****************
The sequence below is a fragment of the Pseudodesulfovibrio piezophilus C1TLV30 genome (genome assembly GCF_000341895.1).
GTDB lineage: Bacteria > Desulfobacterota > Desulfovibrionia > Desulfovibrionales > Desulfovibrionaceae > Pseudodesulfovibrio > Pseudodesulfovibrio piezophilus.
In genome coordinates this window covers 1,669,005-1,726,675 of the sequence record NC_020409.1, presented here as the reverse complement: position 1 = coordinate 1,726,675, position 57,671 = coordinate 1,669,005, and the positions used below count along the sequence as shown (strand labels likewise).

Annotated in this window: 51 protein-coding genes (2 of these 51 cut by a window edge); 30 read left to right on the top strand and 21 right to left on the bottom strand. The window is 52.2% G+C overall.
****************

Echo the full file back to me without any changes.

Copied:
The sequence below is a fragment of the Pseudodesulfovibrio piezophilus C1TLV30 genome (genome assembly GCF_000341895.1).
GTDB lineage: Bacteria > Desulfobacterota > Desulfovibrionia > Desulfovibrionales > Desulfovibrionaceae > Pseudodesulfovibrio > Pseudodesulfovibrio piezophilus.
In genome coordinates this window covers 1,669,005-1,726,675 of the sequence record NC_020409.1, presented here as the reverse complement: position 1 = coordinate 1,726,675, position 57,671 = coordinate 1,669,005, and the positions used below count along the sequence as shown (strand labels likewise).

Annotated in this window: 51 protein-coding genes (2 of these 51 cut by a window edge); 30 read left to right on the top strand and 21 right to left on the bottom strand. The window is 52.2% G+C overall.